Category Archives: cats

Little Doolittle

            I draw animals.  They come to me, trust me – even the ones who usually growl at strangers and then rip flesh from their legs.  When I am pregnant, dogs and cats cannot keep away; I give off some hormone that turns me into the Pied Piper for house pets.  I have never known anyone as attractive to animals as I am.

            Until now.  Now, pregnant though I am, they ignore me.  They give me a cursory once-over, and then move along.  They know there is a better game in town.

            That’s because I am always with Benjamin.

            Now, all kids like animals, and Zachary is as into them as any other child his age.  But Benjamin?  Ben has a gift.  Dogs, cats, horses, it doesn’t matter.  They turn away from all other humans the minute he walks into the room.

            He has recently discovered bugs.  Actually, both kids have, but Zach’s response is to run screaming from the room every time a fly enters.  Benjamin has a different approach.

            “Doodlebug!” he announces.  And sometimes he is right.  Sometimes, however, it is a little roach-like creature that got stuck on its back and died on our front step.

            “No, Ben.  That’s a dead bug.”

            “Hi, Dead Bug!” he says, bending down and waving.  It is all I can do to keep him from inviting it in for supper.

            He is a miniature Doctor Doolittle.  And our new neighborhood provides all sorts of willing animals for him to commune with.  There are dogs on leashes, squirrels running about, birds in the trees.  And, there is The Cat.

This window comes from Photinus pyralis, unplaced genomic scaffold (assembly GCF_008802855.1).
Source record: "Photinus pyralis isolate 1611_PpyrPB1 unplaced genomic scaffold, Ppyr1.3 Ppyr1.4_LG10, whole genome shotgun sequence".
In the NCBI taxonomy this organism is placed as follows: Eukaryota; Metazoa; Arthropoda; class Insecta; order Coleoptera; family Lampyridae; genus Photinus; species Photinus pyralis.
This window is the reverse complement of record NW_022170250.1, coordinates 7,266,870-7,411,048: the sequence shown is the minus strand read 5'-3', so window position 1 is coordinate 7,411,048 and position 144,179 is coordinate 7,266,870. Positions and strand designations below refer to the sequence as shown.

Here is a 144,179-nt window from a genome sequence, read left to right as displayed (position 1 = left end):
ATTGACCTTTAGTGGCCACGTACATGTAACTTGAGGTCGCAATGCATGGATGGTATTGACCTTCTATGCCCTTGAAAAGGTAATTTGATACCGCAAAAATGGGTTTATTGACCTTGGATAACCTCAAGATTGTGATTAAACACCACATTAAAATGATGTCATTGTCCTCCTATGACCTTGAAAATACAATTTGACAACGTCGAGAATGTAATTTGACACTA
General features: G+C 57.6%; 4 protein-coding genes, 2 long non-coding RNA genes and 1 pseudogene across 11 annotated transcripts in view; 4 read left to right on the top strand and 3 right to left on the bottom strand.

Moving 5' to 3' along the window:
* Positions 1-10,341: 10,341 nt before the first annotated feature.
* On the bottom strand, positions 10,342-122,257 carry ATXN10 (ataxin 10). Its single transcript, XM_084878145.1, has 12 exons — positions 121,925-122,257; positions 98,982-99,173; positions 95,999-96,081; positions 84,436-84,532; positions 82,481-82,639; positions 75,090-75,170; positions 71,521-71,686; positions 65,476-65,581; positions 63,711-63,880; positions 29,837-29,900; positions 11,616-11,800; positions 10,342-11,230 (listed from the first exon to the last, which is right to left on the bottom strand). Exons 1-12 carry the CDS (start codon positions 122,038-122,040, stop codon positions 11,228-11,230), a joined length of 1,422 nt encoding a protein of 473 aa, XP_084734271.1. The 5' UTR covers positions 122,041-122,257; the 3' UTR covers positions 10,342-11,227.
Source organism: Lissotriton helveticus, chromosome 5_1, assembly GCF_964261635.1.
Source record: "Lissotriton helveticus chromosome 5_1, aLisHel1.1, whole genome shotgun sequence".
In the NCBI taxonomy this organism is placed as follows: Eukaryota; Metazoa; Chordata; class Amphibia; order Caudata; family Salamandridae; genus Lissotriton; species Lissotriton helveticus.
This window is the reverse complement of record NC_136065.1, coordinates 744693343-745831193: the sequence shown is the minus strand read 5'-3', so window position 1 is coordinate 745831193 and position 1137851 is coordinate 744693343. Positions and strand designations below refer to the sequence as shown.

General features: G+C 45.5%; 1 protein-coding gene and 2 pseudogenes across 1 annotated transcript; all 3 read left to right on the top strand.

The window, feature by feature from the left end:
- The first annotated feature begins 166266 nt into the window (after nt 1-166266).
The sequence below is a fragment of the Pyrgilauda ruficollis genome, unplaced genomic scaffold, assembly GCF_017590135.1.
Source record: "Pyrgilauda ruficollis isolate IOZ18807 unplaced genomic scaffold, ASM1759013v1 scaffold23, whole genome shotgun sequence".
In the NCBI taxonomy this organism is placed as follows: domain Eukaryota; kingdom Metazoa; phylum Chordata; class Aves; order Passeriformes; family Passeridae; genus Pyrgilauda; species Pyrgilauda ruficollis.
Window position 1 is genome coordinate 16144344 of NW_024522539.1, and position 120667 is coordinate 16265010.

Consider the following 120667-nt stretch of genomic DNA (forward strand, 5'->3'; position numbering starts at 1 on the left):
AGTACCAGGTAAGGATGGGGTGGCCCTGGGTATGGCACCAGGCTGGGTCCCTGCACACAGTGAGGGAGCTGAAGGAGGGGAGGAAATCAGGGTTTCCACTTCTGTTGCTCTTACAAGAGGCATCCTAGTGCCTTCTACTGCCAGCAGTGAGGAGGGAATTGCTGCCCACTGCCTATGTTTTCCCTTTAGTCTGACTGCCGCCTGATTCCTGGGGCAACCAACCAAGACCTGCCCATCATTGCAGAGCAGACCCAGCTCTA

Our new neighbors on one side include a concert pianist who practices every night while we eat supper on our deck (no charge!)  The other side has a house that could use a remodel (or a wrecking ball).  It also has Cuddles, known to Benjamin merely as “CAT!”

            Cuddles is the neighborhood whore.  She lies in the middle of the sidewalk, spreading her extraordinarily long legs our to trip anyone who dares try not to stop, and waits for victims.  And everyone seems to know her.  They stop, they pet, they sit down and spend ten minutes pampering this feline who clearly has never met a human she didn’t like.  She will expose that furry belly to anyone with hands.  She is totally indiscriminate.

            At least that’s what people thought until we moved to the neighborhood.  Now, old friends are getting slighted.  There they’ll be, petting her, and Benjamin will come tearing down the sidewalk, shouting with glee “CAT!”  And Cuddles turns her fickle tail on whoever is petting her; her lover has arrived.

            “I feel a little hurt,” one old friend of hers remarked, watching as the two did their mating dance on the sidewalk. 

            “Don’t take it personally,” I responded to this neighbor.  “He and the cat had a special relationship.”  And so they do.  He tries to feed her grass (I’m sure her owners really appreciate him tearing up their lawn).  He pets her gently.  He talks to her.  He offers her his giraffe blankie, the greatest gift he has to offer.